What rental businesses can and can’t claim

11th December 2019

If you are a landlord you may have questions about what rental businesses can claim as allowable costs that can be offset against your rental income. As with many tax matters, there are grey areas and potential stumbling blocks. We’ve put together a guide to clarify some of the key terms and help you understand what you can and can’t claim.

What rental businesses can and can't claim


Revenue or capital?

It’s important to understand the difference between revenue and capital expenses when working out what rental businesses can and can’t claim tax relief on.

Generally speaking, and subject to certain other rules, expenses that are REVENUE in nature can be offset against rental income, whereas expenses that are CAPITAL in nature will be offset against the proceeds of a future disposal.

If you buy a property and simply redecorate it before you let it out, this will be considered to be revenue expenditure. However, if you bought a property for a significantly lower price than normal because it was in a poor condition and then carried out substantial works, then this expenditure would probably be considered capital expenditure.

Most capital expenditure is eligible for relief for Capital Gains Tax purposes when you come to sell the property, so it is important that you keep records and receipts for the expenditure incurred.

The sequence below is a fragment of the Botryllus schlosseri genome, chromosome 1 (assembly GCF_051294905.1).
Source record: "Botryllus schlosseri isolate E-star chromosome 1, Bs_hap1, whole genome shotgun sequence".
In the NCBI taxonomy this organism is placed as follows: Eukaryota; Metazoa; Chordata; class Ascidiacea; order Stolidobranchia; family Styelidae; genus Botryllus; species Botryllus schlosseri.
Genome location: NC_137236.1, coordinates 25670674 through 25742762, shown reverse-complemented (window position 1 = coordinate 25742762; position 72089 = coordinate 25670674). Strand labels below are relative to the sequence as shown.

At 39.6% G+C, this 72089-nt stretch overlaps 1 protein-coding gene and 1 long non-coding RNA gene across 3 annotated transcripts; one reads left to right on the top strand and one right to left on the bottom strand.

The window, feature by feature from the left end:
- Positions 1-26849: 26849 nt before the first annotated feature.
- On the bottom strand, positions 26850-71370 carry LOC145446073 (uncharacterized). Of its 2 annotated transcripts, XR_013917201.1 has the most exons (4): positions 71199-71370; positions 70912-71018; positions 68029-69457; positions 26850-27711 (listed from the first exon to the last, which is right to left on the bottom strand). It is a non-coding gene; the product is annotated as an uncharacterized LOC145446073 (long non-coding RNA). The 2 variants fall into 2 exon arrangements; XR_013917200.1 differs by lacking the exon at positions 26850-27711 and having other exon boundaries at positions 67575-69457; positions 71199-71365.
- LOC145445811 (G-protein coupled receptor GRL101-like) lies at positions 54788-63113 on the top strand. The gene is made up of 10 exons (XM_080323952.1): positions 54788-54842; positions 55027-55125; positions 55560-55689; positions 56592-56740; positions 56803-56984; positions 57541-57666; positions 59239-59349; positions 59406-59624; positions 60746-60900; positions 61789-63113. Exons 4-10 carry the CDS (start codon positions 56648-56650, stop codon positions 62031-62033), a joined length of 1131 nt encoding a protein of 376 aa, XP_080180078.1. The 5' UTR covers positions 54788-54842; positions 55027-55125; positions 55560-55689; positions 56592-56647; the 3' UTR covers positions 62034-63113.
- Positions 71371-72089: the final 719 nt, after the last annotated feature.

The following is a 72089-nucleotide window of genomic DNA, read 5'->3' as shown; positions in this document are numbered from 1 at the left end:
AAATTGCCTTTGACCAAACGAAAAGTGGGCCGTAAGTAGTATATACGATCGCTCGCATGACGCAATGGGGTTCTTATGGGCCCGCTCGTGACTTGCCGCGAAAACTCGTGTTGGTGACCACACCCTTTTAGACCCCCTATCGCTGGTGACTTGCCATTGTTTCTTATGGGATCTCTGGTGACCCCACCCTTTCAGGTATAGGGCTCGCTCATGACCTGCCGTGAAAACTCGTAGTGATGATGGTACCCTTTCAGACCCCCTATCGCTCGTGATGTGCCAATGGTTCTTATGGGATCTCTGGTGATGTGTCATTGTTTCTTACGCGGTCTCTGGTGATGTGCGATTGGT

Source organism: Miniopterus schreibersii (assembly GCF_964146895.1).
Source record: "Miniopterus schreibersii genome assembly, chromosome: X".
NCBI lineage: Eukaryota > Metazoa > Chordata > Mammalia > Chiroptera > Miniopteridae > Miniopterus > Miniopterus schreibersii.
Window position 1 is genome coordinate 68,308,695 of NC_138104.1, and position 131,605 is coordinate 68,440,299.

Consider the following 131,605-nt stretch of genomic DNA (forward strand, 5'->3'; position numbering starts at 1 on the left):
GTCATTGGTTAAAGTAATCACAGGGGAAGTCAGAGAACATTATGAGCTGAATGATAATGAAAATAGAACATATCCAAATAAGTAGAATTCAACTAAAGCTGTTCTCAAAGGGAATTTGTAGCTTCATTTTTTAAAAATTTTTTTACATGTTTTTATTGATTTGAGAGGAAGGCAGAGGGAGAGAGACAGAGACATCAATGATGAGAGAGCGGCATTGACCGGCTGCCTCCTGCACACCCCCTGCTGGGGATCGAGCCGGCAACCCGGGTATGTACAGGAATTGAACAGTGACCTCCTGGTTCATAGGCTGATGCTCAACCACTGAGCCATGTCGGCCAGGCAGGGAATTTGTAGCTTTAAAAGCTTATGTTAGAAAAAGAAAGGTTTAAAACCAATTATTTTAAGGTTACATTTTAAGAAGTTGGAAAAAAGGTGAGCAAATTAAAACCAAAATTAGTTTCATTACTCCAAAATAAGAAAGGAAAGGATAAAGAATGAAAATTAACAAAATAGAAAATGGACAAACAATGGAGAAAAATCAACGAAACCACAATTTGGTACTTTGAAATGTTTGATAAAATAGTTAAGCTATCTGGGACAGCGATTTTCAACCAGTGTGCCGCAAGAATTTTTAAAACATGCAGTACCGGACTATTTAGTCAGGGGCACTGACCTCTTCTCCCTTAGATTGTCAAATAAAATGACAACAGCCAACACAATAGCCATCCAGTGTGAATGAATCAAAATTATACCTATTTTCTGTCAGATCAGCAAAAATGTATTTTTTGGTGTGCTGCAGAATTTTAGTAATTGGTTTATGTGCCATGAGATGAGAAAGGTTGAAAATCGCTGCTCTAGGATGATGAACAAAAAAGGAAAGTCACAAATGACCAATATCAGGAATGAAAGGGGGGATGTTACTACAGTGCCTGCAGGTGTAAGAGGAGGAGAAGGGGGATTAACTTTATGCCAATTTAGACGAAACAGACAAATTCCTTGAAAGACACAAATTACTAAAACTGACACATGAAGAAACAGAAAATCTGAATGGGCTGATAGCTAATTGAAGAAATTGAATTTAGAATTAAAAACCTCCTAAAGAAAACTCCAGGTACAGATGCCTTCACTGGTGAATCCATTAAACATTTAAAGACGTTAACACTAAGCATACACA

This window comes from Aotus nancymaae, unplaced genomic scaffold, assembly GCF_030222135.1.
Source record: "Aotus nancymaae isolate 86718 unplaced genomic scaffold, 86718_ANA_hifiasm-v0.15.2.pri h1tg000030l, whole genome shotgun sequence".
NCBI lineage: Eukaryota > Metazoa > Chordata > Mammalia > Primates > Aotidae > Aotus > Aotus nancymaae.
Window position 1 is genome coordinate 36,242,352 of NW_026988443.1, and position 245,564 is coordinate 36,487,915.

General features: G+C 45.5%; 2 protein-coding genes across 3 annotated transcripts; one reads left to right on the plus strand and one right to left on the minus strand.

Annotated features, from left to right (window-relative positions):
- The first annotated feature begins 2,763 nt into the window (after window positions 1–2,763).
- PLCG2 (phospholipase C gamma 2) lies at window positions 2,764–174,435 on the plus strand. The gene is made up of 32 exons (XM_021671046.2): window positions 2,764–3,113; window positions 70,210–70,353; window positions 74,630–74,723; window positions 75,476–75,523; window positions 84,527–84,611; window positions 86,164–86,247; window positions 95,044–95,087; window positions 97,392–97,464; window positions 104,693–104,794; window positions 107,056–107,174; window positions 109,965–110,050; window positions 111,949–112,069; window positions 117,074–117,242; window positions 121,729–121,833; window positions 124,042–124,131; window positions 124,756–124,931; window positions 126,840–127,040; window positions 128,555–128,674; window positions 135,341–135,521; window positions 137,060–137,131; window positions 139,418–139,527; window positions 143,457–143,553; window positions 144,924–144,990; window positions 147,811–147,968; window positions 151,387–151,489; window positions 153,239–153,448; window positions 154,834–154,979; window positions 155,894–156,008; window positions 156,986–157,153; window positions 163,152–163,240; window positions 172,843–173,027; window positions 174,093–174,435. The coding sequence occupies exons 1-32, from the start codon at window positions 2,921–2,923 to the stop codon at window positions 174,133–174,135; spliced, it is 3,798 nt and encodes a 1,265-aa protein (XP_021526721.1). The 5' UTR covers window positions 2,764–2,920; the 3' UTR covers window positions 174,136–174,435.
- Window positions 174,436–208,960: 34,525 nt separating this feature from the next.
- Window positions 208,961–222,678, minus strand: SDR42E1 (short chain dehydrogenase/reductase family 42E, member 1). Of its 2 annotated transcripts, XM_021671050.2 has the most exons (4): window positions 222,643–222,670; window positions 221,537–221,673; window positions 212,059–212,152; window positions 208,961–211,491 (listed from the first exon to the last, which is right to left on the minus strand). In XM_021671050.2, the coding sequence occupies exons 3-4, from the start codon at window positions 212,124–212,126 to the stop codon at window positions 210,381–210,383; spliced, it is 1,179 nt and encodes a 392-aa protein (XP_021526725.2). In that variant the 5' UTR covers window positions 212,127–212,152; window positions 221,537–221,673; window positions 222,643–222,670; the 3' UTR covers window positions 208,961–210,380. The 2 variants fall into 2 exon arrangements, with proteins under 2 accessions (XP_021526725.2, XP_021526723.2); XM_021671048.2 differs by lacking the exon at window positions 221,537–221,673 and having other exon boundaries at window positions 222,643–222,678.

Remember, not everything is an expense!

Common thinking among landlords is that, because you have spent money on your property, it automatically follows that you can offset it against your rental income.

However, beware of this thinking as:

  • Some expenditure never qualifies for any tax relief
  • Some expenditure is only allowable against the gain when you sell the property
  • Some expenditure may be deducted from rental income in calculating taxable income
  • Some expenditure may not be claimed as a deduction but is subject to special rules

What can rental businesses claim?

To be tax deductible against your rental income the expense must be revenue in nature and incurred wholly and exclusively for the purpose of renting the property. Below are some examples of expenses that may be tax deductible:

Repairs and maintenance

Repair work carried out on the property can be claimed, so long as it is not a capital improvement.

Also, it’s worth knowing that, if you lived in the property prior to letting it, then work carried out before the property is let is seen as maintenance of the property as a result of private use rather than for rental purposes and cannot be claimed.

Legal, management and accountancy fees